284. Summary of Conclusions of a Mini-Special Coordination Committee Meeting1


  • Security Issues in the Arabian Peninsula


  • State:

    • Under Secretary Lucy Benson, Security Assistance, Science and Technology
    • Harold Saunders, Asst. Secretary, Bureau of Near Eastern and South Asian Affairs
    • William Crawford, Deputy Asst. Sec., Bureau of Near Eastern and South Asian Affairs
    • George Lane, U.S. Ambassador to Yemen
    • Daniel O’Donohue, Deputy Director, Bureau of Politico-Military Affairs
  • DOD:

    • Robert Murray, Deputy Asst. Sec., Near Eastern African, and South Asian Affairs
    • Gen Richard Lawrence, Commander, U.S. European Command Operations Planning Element, Saudi Arabia
    • Henry Gaffney, Director for Near East and South Asia
    • David Ransom, Deputy Director for Near East and South Asia
    • LtCol William Boice, Aide to General Lawrence
  • ACDA:

    • Henry Blechman, Asst. Director, Weapons Evaluation and Control Bureau
    • Alan Platt, Arms Transfer and Economics Division
  • JCS:

    • LtGen William Smith
    • Rear Admiral James A. Lyons, Jr., Asst. Director for Politico-Military Affairs
  • DCI:

    • Robert Bowie, Director, National Foreign Assessment Center
    • [name not declassified], Asst. NIO for Near East and South Asia
  • OMB:

    • Randy Jayne, Assoc. Dir., Nat’l Security & International Affairs
  • White House:

    • David Aaron
  • NSC:

    • Gary Sick
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The Mini-SCC met to hear Major General Richard Lawrence’s report on the findings of his team in Saudi Arabia and North Yemen. He outlined for the group the major deficiencies in organization, management and staff in both the Saudi and the Yemeni armed forces. He proposed a number of changes in present command structure and the assistance and advisory role of the United States to improve the military capabilities of both countries. (S)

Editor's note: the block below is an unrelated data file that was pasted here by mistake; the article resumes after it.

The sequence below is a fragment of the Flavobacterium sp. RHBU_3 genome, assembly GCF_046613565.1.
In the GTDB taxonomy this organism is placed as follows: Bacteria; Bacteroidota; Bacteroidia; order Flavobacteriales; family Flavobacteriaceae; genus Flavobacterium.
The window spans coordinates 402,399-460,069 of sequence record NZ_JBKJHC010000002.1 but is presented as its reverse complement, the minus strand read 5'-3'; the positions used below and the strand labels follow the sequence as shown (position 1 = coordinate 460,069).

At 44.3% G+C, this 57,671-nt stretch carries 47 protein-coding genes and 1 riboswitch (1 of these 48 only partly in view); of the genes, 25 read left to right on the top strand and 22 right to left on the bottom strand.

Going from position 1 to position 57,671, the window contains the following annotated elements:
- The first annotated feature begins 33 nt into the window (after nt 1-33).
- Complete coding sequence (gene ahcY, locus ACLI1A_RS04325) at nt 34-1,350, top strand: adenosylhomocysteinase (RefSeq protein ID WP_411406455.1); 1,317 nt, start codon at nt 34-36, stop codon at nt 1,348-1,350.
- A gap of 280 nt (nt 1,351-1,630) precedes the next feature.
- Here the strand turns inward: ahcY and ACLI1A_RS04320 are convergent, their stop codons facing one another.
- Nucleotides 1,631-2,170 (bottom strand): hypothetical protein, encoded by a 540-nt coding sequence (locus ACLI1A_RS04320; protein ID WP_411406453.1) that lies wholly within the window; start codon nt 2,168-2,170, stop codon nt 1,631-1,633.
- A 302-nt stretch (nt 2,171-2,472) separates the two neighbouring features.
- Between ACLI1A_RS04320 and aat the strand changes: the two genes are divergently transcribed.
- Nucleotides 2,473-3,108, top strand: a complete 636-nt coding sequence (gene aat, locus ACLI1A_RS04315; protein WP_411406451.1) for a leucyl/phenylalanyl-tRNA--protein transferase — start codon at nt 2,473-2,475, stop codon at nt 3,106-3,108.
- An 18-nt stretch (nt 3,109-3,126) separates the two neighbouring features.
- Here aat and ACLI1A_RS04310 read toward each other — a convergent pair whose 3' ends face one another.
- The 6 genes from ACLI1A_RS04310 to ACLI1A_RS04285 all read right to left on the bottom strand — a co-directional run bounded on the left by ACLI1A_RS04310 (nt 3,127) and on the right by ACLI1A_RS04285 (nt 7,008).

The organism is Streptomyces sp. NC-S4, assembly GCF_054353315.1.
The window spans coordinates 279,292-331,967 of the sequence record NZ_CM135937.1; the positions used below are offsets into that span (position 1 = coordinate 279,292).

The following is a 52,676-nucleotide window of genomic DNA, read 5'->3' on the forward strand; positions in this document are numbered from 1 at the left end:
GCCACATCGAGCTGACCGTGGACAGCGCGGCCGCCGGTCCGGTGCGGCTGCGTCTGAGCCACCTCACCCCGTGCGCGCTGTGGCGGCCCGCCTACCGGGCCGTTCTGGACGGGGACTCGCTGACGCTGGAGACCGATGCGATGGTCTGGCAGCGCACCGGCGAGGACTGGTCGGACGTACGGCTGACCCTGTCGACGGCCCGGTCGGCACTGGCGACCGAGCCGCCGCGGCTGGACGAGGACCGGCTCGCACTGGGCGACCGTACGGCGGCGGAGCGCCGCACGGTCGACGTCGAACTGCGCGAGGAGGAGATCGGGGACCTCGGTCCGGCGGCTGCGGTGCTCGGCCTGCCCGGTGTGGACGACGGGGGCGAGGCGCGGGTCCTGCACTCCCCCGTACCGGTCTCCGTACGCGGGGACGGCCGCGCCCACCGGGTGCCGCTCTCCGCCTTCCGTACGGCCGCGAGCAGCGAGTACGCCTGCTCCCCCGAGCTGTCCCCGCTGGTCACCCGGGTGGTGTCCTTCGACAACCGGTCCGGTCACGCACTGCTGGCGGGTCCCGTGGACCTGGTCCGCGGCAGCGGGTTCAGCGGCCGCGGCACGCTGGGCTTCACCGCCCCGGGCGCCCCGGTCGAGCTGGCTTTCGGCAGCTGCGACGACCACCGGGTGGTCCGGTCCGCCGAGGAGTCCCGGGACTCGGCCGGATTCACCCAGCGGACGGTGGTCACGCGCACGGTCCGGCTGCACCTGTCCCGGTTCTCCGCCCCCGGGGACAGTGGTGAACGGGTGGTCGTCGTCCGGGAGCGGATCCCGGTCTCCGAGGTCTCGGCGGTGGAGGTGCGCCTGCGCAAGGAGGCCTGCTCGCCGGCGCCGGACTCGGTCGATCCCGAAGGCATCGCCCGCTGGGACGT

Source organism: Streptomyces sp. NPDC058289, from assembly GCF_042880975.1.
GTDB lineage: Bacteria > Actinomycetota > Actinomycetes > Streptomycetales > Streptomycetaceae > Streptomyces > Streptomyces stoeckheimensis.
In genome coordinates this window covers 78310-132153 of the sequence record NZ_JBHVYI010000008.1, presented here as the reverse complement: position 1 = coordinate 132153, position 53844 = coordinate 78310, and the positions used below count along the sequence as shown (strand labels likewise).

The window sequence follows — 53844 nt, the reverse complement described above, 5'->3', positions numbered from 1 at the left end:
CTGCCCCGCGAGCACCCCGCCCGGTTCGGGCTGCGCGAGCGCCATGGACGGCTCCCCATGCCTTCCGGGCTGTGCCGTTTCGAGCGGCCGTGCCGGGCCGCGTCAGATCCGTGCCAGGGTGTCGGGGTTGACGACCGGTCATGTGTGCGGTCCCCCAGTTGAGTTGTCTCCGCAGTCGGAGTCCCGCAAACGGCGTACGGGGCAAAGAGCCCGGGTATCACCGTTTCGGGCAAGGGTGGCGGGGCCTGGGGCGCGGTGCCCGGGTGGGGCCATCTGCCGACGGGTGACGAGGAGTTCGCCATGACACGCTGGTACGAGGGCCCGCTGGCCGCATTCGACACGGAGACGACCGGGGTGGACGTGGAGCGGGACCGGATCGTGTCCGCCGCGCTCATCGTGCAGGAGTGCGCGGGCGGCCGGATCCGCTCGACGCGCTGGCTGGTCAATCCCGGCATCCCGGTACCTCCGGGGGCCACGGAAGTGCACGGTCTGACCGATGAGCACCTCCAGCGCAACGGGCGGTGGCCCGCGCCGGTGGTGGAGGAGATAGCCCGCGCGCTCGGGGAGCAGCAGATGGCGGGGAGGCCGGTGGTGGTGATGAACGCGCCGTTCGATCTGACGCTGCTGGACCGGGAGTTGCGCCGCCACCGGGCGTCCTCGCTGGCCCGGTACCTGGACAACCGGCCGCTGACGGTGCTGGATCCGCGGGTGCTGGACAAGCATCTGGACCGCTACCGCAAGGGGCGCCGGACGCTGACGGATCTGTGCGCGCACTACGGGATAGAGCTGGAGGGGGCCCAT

The group agreed that an interagency study was required of the triangular U.S.-Saudi-Yemeni relationship, to be folded into the on-going review of security issues in the Arabian Peninsula. The study should address the question of how much we wish to emphasize the U.S. role as opposed to the present situation of a U.S. role which is essentially derivative from Saudi policy. If a greater U.S. role is required or desirable, how should U.S. participation be strengthened? How can we profit from the availability of Jordanian military training and assistance? What would be the political implications of an increased U.S. role? Does the U.S. military role need to be balanced by a greater effort in the economic and political sphere? (S)

Based on the findings of this broad review of U.S. objectives and policy, the specific recommendations for command restructuring in the field will be examined. (S)

  1. Source: Carter Library, National Security Council, Institutional Files, Box 120, SCC 068, 05/17/79, Mini SCC, Arabian Peninsula Security Issues. Secret. The meeting took place in the White House Situation Room. The minutes are not attached and were not found.